In the past year and a half, for no particular reason, I have found myself accosted more than ever with unbidden knowledge of the hobbies of others.
First it was Animal Crossing, a host of talking animals beckoning me to a desert island, like modern-day sirens. Then came sourdough bread, revealing a world beyond Wonder. Now, like a moth drawn to a porchlight, I find myself puzzled, yet taken in by a venerable seasonal pastime: putting up lots and lots of Christmas lights on one’s house and lawn.
I fondly remember walking, skipping, sitting in the car to escape the cold on Candy Cane Lane as a kid, the houses of 148th Street decked with beaming Santas. In taking the measure of Edmonton’s lights scene today, though, I’ve learned that the lane is hardly the whole neighbourhood: Vibrant light displays are found, for example, on Summerside’s Grande Boulevard, at a recreated “Griswold House” in Stony Plain, and on an acreage in Southview Ridge (north of Spruce Grove). Wes Schultz, who runs the Facebook page Edmonton Area Christmas Lights, maintains a map of lit-up houses in and around the city. In 2020, it featured a staggering 150 locations.
With so many of our neighbours winding wires round their walls, the uninitiated, like me, have got to ask why they do it. What lights the spark and keeps it alive? Schultz says people often start putting up Christmas lights as a family activity, sometimes inspired by their own childhood experiences — from there, t hough, it snowballs. “There is 100 per cent that competitive thing,” he says. “People will start off with a little bit, a little bit more, and it becomes almost an addiction. Because you watch people, and it’s like, this year they have so much, and next year they almost have to better it.”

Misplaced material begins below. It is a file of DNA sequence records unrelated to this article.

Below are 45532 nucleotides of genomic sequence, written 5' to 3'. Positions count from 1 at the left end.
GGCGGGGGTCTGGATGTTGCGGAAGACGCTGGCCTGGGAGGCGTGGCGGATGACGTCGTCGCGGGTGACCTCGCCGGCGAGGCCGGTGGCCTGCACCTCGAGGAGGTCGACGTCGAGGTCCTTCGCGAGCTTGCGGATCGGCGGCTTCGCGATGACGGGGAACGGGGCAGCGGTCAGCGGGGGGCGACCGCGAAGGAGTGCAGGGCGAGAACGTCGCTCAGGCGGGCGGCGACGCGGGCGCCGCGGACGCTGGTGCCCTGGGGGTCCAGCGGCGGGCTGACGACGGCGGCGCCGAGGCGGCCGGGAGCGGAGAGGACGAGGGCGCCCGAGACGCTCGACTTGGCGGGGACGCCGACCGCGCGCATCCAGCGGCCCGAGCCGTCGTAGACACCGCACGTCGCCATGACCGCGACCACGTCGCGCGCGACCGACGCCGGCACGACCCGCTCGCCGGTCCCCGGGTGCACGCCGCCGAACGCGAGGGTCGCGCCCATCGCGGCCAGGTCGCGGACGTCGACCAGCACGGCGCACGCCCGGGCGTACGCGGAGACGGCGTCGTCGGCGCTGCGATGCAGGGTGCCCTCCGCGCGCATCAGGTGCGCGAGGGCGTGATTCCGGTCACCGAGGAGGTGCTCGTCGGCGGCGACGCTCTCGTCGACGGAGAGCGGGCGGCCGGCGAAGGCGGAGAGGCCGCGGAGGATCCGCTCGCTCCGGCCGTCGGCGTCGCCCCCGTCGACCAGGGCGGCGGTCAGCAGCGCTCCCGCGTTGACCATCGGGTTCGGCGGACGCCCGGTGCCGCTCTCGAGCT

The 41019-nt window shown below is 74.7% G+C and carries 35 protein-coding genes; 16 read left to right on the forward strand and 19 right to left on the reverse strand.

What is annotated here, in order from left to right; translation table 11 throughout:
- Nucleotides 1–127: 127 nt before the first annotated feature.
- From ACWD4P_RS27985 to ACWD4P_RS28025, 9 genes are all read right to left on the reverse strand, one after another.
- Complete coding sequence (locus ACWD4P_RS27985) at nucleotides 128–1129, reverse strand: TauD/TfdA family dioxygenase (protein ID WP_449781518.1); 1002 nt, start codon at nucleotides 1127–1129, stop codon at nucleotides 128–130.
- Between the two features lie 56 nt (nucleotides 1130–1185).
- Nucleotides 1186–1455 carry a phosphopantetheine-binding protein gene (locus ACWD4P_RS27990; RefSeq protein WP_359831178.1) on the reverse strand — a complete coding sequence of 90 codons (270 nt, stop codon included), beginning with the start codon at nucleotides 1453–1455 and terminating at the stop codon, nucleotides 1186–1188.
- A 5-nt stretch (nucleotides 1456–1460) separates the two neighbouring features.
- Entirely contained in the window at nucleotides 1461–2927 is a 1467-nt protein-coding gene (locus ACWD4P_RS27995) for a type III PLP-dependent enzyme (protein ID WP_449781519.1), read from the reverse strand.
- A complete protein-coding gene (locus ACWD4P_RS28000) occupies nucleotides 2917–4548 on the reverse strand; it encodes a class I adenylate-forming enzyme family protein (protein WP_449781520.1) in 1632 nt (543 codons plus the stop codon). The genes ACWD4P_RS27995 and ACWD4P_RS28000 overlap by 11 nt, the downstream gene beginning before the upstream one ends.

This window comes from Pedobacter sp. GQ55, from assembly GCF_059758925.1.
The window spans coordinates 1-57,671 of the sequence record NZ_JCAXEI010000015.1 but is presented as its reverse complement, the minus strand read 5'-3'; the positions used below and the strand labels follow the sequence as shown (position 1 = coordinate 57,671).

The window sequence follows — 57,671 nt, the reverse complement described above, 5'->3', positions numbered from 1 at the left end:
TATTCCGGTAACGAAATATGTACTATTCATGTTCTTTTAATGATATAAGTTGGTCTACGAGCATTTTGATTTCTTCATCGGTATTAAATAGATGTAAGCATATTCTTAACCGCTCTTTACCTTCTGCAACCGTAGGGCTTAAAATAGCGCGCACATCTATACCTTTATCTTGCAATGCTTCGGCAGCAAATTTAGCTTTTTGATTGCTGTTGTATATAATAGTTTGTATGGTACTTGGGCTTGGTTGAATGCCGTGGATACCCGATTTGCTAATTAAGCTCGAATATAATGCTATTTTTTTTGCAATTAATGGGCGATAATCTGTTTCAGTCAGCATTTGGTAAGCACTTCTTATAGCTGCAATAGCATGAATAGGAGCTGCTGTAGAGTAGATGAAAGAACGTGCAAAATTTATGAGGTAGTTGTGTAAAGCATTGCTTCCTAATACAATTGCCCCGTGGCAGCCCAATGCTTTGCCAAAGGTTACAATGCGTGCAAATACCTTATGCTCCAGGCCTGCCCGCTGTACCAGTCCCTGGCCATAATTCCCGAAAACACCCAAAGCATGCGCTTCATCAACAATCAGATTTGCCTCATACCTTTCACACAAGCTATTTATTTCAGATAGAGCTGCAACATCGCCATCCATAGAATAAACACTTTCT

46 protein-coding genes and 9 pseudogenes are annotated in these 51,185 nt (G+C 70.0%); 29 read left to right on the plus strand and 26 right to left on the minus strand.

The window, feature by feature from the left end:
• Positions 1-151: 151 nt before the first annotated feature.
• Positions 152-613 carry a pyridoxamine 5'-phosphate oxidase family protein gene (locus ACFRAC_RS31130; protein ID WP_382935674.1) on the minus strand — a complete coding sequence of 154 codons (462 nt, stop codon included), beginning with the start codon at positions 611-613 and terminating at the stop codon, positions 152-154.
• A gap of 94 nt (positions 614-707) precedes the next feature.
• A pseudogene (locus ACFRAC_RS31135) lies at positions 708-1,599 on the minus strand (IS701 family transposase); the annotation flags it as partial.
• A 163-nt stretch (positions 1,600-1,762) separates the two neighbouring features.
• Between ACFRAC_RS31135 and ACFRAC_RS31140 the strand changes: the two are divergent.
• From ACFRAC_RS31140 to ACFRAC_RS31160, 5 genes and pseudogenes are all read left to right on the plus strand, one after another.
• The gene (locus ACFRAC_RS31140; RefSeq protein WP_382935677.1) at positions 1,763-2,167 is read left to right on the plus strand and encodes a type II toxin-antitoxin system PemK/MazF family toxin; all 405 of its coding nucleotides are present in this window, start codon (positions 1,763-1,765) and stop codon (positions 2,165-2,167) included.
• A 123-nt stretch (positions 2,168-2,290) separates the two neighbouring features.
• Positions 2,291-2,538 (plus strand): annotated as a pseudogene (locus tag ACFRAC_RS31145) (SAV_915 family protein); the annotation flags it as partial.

And better it they do: The Griswold house of 63 Briarwood Point is faithful to its source text in both substance and spirit, featuring replicas of the RV and Cousin Eddie from National Lampoon’s Christmas Vacation — and, with 33,800 lights, embodying the brightness, the bigness, the boldness, that Clark Griswold prizes in the film (no word on the condition of the septic tank). “It’s almost sensory overload,” Schultz says with a chuckle. “But the purpose of it is just that.” Christmas at Bob’s (7421 108th St.) boasts polar bears, flamingos and gingerbread men, all united by 150,000 lights and a great deal of Christmas spirit. Christmas in Edmonton, a display at 9532 167th St. with its own Facebook group, stars a bright face in the window that lip syncs to Christmas songs played over an FM radio channel. Some tech-savvy display-makers have seized onto new technologies to realize creative innovations: Santa projected onto a window, lights programmed via software to sync with music. “And I think those are the ones who are addicted!” Schultz adds with a laugh.
Their festive fervour notwithstanding, the lights enthusiasts (light heads? lightbulbs?) are a “social bunch,” says Schultz, affable folks who take pleasure in seeing the reactions of visitors — mainly seniors and young families — and talking with them about their work. “People are just excited to show what they’ve done, and to show how well they’ve done it,” Schultz explains. Last year, for instance, a resident of 4220 124th Ave. — a local lightbulb legend — happily told Schultz to “wait till next year, wait till next year” as he showed him around his front and backyard. Beyond the personal pride and social joy, there’s the charity: Edmonton Food Bank says the Christmas lights circuit, specifically Candy Cane Lane, is a huge draw for donations and can bring in as much as 30,000 kilograms of food.